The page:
Hospitals in Cedar Rapids are seeing rising admissions for COVID-19 as delta variant spreads
CEDAR RAPIDS, Iowa (KCRG) - More people are getting admitted to the hospital locally for COVID-19, compared with the spring when vaccines became widely available.
“At the end of May and early June we got really down to where we were going many, often several days without having an admission at all,” Dr. Tony Myers, the vice president of medical affairs at Mercy Medical Center, said. “For the last week and a half, we’ve started to see almost daily admissions.”
Currently, 4 people are hospitalized at Mercy with the virus, 2 of them are in their 30s.
UnityPoint Health-St. Luke’s Hospital has 9 people in the hospital with COVID-19. 3 of the patients are in intensive care.
“It’s either get the vaccination or, essentially, get the disease,” Myers said.
Nearly everyone admitted for the virus to the Cedar Rapids hospitals at this point are unvaccinated.
“Don’t refuse the vaccine because you believe it’s unsafe or ineffective because that’s been proven not to be true,” Dr. Dustin Arnold, the chief medical officer at St. Luke’s, said.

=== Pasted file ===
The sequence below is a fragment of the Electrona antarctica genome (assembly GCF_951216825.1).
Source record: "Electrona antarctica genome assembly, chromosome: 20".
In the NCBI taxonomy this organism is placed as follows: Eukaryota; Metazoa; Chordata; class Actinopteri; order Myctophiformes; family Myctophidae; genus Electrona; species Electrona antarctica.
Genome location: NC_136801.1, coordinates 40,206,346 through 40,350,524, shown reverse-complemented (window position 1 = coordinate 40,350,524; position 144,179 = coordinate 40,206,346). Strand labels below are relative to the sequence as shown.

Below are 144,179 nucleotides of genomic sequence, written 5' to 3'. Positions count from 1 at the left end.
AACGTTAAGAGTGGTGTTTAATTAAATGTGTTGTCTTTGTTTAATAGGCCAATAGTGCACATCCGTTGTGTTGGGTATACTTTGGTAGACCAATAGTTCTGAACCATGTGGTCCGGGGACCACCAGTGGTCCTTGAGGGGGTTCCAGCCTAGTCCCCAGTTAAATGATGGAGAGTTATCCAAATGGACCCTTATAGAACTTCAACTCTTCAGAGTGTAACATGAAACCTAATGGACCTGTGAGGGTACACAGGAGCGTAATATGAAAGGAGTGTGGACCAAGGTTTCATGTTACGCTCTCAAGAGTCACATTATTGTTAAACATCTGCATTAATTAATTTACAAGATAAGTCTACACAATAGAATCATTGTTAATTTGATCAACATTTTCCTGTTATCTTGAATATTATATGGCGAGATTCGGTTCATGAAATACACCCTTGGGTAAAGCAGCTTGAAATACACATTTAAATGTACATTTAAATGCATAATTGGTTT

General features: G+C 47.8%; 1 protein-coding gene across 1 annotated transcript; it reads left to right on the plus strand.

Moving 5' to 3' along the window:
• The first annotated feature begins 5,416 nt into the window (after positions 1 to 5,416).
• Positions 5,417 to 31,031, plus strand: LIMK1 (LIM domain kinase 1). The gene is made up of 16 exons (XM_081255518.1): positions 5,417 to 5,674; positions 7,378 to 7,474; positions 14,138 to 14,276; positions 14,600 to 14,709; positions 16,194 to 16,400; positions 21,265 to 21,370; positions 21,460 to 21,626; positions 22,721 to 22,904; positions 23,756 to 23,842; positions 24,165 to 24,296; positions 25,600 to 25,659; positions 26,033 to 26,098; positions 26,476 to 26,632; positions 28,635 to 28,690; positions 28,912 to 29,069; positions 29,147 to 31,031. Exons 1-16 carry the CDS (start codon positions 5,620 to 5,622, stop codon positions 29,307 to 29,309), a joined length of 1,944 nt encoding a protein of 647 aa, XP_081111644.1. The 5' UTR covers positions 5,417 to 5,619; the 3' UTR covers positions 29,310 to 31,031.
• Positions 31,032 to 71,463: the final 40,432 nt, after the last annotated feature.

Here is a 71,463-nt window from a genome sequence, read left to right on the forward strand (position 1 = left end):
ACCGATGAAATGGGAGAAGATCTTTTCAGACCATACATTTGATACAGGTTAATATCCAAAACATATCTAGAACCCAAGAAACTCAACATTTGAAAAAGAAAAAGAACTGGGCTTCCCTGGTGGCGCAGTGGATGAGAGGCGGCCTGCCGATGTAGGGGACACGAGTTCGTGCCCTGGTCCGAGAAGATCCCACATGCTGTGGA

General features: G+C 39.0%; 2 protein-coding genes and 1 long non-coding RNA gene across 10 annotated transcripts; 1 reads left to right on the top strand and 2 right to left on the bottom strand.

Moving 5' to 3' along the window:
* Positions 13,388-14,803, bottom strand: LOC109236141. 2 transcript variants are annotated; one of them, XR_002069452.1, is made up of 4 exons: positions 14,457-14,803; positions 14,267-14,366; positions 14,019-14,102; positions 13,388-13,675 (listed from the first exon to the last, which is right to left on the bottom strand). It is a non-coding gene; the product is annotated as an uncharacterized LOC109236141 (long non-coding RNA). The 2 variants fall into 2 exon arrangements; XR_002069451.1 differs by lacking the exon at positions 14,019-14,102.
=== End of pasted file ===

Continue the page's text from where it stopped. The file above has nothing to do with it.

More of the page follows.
Despite more hospitalizations, medical leaders say they’re not worried about capacity at St. Luke’s or Mercy at this time, even with the delta variant.
“We know we can accept the capacity of a surge, we did, handled it successfully,” Arnold said.
“Given the fact that we have quite a few people in Linn County vaccinated and a lot of people have had the condition already, we will never get to where we will be overwhelmed, we’re not concerned about that,” Myers said.
They’re still urging people who can, to get the shot.
“We haven’t had any deaths in a vaccinated person at all,” Myers said.
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